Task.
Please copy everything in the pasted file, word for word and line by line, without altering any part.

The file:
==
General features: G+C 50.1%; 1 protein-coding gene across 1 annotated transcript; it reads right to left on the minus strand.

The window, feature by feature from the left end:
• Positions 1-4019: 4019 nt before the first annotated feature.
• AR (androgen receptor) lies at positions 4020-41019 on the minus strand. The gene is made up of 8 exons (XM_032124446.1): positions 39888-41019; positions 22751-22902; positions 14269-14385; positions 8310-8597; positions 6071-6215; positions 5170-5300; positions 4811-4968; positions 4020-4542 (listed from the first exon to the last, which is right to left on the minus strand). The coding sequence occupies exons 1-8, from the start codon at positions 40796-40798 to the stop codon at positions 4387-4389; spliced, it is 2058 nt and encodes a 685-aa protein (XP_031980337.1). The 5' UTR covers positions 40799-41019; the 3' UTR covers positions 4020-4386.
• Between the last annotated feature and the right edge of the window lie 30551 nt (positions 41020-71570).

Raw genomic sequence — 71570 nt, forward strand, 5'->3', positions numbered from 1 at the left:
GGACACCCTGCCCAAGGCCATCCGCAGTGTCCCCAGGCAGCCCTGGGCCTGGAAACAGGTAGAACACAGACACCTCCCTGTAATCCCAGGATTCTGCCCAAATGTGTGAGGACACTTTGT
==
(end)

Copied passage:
General features: G+C 50.1%; 1 protein-coding gene across 1 annotated transcript; it reads right to left on the minus strand.

The window, feature by feature from the left end:
• Positions 1-4019: 4019 nt before the first annotated feature.
• AR (androgen receptor) lies at positions 4020-41019 on the minus strand. The gene is made up of 8 exons (XM_032124446.1): positions 39888-41019; positions 22751-22902; positions 14269-14385; positions 8310-8597; positions 6071-6215; positions 5170-5300; positions 4811-4968; positions 4020-4542 (listed from the first exon to the last, which is right to left on the minus strand). The coding sequence occupies exons 1-8, from the start codon at positions 40796-40798 to the stop codon at positions 4387-4389; spliced, it is 2058 nt and encodes a 685-aa protein (XP_031980337.1). The 5' UTR covers positions 40799-41019; the 3' UTR covers positions 4020-4386.
• Between the last annotated feature and the right edge of the window lie 30551 nt (positions 41020-71570).

Raw genomic sequence — 71570 nt, forward strand, 5'->3', positions numbered from 1 at the left:
GGACACCCTGCCCAAGGCCATCCGCAGTGTCCCCAGGCAGCCCTGGGCCTGGAAACAGGTAGAACACAGACACCTCCCTGTAATCCCAGGATTCTGCCCAAATGTGTGAGGACACTTTGT